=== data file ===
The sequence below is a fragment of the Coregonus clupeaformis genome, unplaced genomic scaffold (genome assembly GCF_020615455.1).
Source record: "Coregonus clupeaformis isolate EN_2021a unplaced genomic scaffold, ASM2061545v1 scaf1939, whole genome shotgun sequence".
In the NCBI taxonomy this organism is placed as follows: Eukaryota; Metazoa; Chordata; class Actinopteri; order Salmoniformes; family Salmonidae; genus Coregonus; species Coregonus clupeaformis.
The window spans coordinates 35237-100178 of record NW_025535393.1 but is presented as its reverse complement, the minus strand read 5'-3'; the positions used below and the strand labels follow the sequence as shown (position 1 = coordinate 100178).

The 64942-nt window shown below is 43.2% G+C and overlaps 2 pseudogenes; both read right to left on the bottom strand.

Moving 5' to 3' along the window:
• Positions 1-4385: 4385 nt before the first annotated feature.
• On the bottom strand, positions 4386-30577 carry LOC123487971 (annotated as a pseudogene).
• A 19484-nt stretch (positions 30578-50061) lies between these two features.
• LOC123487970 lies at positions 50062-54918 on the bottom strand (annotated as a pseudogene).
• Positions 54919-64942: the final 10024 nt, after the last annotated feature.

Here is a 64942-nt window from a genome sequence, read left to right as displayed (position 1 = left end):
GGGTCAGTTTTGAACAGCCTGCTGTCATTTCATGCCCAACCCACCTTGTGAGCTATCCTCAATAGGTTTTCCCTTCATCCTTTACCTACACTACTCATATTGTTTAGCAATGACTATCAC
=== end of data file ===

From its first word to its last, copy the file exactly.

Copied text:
The sequence below is a fragment of the Coregonus clupeaformis genome, unplaced genomic scaffold (genome assembly GCF_020615455.1).
Source record: "Coregonus clupeaformis isolate EN_2021a unplaced genomic scaffold, ASM2061545v1 scaf1939, whole genome shotgun sequence".
In the NCBI taxonomy this organism is placed as follows: Eukaryota; Metazoa; Chordata; class Actinopteri; order Salmoniformes; family Salmonidae; genus Coregonus; species Coregonus clupeaformis.
The window spans coordinates 35237-100178 of record NW_025535393.1 but is presented as its reverse complement, the minus strand read 5'-3'; the positions used below and the strand labels follow the sequence as shown (position 1 = coordinate 100178).

The 64942-nt window shown below is 43.2% G+C and overlaps 2 pseudogenes; both read right to left on the bottom strand.

Moving 5' to 3' along the window:
• Positions 1-4385: 4385 nt before the first annotated feature.
• On the bottom strand, positions 4386-30577 carry LOC123487971 (annotated as a pseudogene).
• A 19484-nt stretch (positions 30578-50061) lies between these two features.
• LOC123487970 lies at positions 50062-54918 on the bottom strand (annotated as a pseudogene).
• Positions 54919-64942: the final 10024 nt, after the last annotated feature.

Here is a 64942-nt window from a genome sequence, read left to right as displayed (position 1 = left end):
GGGTCAGTTTTGAACAGCCTGCTGTCATTTCATGCCCAACCCACCTTGTGAGCTATCCTCAATAGGTTTTCCCTTCATCCTTTACCTACACTACTCATATTGTTTAGCAATGACTATCAC